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THE SOCIAL CONTEXT OF 'A CHRISTMAS CAROL'

English Literature 2015
by

Annabelle Smithson

on 14 September 2015

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Transcript of THE SOCIAL CONTEXT OF 'A CHRISTMAS CAROL'

The Social Context of "A Christmas Carol"
About
A Christmas Carol
About The Author
Charles Dickens was born on the 7th Feburary 1812, in Landport. Landport is near Portsea Island and is in the city of Portsmouth (South West England).

During Dickens' life there were three coronations; George IV (1820), William IV (1830) and Queen Victoria (1837).

Charles Dickens wrote many books, however is most famous are
Great Expectations
(1861),
Oliver Twist
(1837) and
David Copperfield
(1850).
England in 1800-1900
The Industrial Revolution was a time in Victorian England where machinery and new innovative ideas were seen across the country. It started in 1760 to around the 1830s. Factories were produced on abundance and people had places to work. Farmers were able to purchase machinery and materials could be mass produced for England's Navy. However, this also meant that society for the workers was hard, underpaid and unforgiving. Workers would be overworked and easily injured. For Dickens' characters and, indeed, Dickens' himself this period would have been hard for a child.
Children's parents had to pay for them to attend a proper school, which meant that hardly any children went. This meant that children were working sometimes very dangerous jobs. There were good schools for boys, but ony wealthier families could afford these, and wealthy girls usually had a governess who taught them at home. Most poor children grew up with little education. This meant that they would always be working in harsh, dangerous places and were treated with very little respect. Dickens, and the characters from his book, would have had to endure this uncertainty in their childhood.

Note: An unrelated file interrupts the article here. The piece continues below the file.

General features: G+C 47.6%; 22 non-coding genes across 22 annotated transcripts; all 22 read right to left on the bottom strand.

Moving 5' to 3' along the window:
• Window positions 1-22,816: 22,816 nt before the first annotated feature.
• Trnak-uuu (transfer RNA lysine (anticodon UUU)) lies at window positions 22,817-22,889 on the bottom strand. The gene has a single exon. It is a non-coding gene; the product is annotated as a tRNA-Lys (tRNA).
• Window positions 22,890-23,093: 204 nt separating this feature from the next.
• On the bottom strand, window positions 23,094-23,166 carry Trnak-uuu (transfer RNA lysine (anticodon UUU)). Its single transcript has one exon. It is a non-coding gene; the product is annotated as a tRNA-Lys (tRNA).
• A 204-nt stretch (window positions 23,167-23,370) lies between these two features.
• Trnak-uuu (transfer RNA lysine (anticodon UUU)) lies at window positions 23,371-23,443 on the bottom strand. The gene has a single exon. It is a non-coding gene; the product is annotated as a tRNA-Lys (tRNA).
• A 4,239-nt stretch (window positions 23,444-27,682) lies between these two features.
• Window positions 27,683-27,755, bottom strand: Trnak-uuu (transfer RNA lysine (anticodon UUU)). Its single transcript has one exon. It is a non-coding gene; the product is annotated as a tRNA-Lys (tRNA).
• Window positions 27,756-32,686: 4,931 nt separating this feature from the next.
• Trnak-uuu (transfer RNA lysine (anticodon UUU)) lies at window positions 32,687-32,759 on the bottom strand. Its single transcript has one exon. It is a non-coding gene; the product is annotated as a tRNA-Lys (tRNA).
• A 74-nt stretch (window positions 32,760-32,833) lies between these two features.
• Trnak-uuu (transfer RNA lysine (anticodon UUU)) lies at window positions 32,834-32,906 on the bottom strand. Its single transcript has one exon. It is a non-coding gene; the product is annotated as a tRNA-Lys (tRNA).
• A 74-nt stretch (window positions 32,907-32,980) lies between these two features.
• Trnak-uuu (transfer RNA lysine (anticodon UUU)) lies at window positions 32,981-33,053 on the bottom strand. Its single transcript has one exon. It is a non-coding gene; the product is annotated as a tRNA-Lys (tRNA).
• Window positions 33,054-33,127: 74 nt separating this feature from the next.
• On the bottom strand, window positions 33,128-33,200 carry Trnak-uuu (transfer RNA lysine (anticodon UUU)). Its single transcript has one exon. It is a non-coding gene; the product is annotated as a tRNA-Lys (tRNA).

The Poor in England
A new law was introduced in 1815 called the Poor Law. Each parish had to look after its own poor. If you were unable to work then you were given some money. This money came from upper and middle class taxes. A criticism of this law is that employers would lower the workers' wages as they knew of their extra money. Never the less, this was an improvement to the poor's lifestyles. Furthermore, free schools, called 'ragged schools', were developed for the poor children. Teachers were often local working people and initially used stables, railway arches or lofts as classrooms. This was made, along with the Poor Law, to help those less fortunate. Dickens and some of the characters from his book would have benefited from these changes. London grew very quickly too, meaning that London's industry was needed more than ever to keep people in work. In 1800 London's population was at 1 million, but one century later it was at 6.7 million...
A Christmas Carol
is set in Victorian England: on Christmas Eve and Christmas Day. This novella was written at a time where new customs had been introduced, such as Christmas cards and Christmas trees. Christmas became more vibrant and people started celebrating it in new, fun ways.
It is thought that Dickens used his own experiences and highlights his sympathy for the poor within this book.
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